That’s a lot of big bad scary words!
*this post was written quickly so excuse any typing errors/disjointedness until I get a chance to edit more thoroughly*
I’ve been studying existentialism, anarchism, and nihilism on and off since the summer between my sophomore and junior years of high school. I would sometimes spend my lunches during my sophomore year of high school in the library reading Nietzsche, where one day a teacher found me and commented that perhaps I should wait until college to read such things. I’m not totally sure what her point was, but I think she was saying that I should be careful not to be influenced by crazy ideas so soon.
But they’re not crazy.
Over the past couple years, my spirituality took a slight turn to a more Cosmic and Universal focus (starting with pantheism and growing from there), and as a follow through from that, I’ve found myself arriving back at existential nihilism. (I think the state of current events has something to do with it as well.)
However I got here, I’m in a place now where I’m acutely aware of the inherent meaninglessness of everything. These days, it’s not uncommon for me to find myself looking out at the world, at nature, and feeling the scale of it all. The smallness of everything happening here on the planet we call Earth.
Existence itself, everything we think we know, could be a huge illusion. Not in a mystical sense – but that we actually don’t know what we even are. It seems like, the more scientists are able to tell us about the nature of the universe, the more we realize how much we’ll never be able to know.
There’s a chance that there’s multiple universes in existence all at the same time. Universes within universes. We can’t even comprehend or grasp the scale of the galaxy or universe we exist within … much less the idea that our universe is just a small one within another even bigger universe. It’s crazy.
It can drive you crazy. If you let it.
But what I’m finding, as someone who has had depression since I can remember, is that confronting the meaninglessness of existence is making me a happier person. Because I’m not looking for meaning anymore. I’m not feeling like I’m left out of something anymore, that anyone knows anything that I don’t know, that there are any secrets. None of that matters.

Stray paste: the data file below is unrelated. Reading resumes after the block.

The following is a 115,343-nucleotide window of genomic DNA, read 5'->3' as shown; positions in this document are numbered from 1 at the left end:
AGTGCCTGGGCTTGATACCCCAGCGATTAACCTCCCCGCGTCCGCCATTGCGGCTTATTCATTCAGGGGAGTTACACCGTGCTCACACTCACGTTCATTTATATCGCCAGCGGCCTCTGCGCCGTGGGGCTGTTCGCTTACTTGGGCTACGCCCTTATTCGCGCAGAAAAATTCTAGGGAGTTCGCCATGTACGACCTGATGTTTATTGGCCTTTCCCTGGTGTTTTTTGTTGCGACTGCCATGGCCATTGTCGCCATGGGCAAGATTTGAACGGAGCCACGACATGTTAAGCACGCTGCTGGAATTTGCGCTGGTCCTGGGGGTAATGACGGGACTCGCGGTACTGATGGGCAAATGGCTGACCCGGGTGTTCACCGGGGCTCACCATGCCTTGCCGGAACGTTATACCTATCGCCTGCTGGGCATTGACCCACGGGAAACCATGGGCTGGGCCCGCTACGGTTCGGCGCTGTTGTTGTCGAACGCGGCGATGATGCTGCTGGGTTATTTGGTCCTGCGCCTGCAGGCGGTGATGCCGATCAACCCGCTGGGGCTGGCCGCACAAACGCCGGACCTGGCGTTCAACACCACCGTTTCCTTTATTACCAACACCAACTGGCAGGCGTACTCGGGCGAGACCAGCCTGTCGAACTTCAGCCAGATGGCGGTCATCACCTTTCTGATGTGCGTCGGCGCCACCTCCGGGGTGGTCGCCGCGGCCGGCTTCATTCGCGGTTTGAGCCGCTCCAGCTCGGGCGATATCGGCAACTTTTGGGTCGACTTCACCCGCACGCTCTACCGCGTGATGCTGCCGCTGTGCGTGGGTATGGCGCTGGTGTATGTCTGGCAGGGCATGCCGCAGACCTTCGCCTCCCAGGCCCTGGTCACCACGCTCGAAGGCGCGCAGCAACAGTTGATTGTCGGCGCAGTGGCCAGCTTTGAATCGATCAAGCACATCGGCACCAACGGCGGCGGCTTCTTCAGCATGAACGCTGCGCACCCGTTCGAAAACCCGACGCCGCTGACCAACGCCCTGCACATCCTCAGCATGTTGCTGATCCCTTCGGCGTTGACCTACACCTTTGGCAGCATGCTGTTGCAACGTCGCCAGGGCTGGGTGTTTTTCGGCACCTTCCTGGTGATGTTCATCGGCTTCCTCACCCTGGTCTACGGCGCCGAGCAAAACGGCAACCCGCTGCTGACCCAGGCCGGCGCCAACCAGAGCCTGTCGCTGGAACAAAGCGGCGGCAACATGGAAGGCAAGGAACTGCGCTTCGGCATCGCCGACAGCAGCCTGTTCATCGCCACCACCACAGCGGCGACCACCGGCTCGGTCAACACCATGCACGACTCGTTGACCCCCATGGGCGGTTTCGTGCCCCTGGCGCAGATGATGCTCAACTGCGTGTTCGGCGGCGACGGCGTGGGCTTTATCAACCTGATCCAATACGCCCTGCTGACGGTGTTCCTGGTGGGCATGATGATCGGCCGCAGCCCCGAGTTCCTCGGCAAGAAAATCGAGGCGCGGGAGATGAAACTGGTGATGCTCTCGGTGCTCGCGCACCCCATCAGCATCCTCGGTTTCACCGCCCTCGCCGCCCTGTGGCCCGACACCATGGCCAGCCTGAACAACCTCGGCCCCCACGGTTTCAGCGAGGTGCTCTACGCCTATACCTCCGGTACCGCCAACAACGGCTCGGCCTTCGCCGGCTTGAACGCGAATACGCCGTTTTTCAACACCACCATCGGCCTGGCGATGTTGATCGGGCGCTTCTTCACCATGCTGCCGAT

Albert Einstein once said, in a letter to a college student who wrote him asking why we are alive, the following: “The question ‘why’ in the human sphere is easy to answer: to create satisfaction for ourselves and for other people. In the extra human sphere the question has no meaning.”
I wholeheartedly agree. We’re alive and we’re intelligent, so we ponder our existence. Without us – there is no questioner. There is no one to imagine meaning – it doesn’t exist. And I find it wildly arrogant to believe that everything was created so that humans could exist, as some religions have a habit of professing.
He finishes by saying, “Also the belief in God is no way out for in this case you might ask ‘why God’.”
The key word that stands out to me in Einstein’s letter is the word “create”.
We are the creators of meaning. There is no inherent meaning.
I remember laying in bed in 5th grade, writing in my journal (which I still have) late at night, questions about why things are what they are. In my fifth grade pondering, I figured that a fan might as well be called blue. And blue might as well be called yellow. If everyone agreed a fan was called blue, then it would be blue. But it would still be what we currently call a fan. Regardless of what we call it, it is what it is. We construct how we understand it together – bound by our biology. Later in my life, I remember running the mile around the track in high school and ruminating on this fact again. All the bad things in the world – they’re bad, to us. Because we’re affected by them or because we agree that they’re bad. I was reading a lot about anarchism at the time, and I was spending a lot of time thinking about morality. Where does it come from? That question brought me to ponder meaning. Then, again, studying linguistic anthropology in college brought me to the same conclusion about meaning almost ten years later. Language doesn’t exist without people to create the sounds, agree on the meanings, produce the thoughts and share them and interact with it all. WE CREATE MEANING. WE ARE THE CREATORS.
So, what? What now?
It’s on me. And you.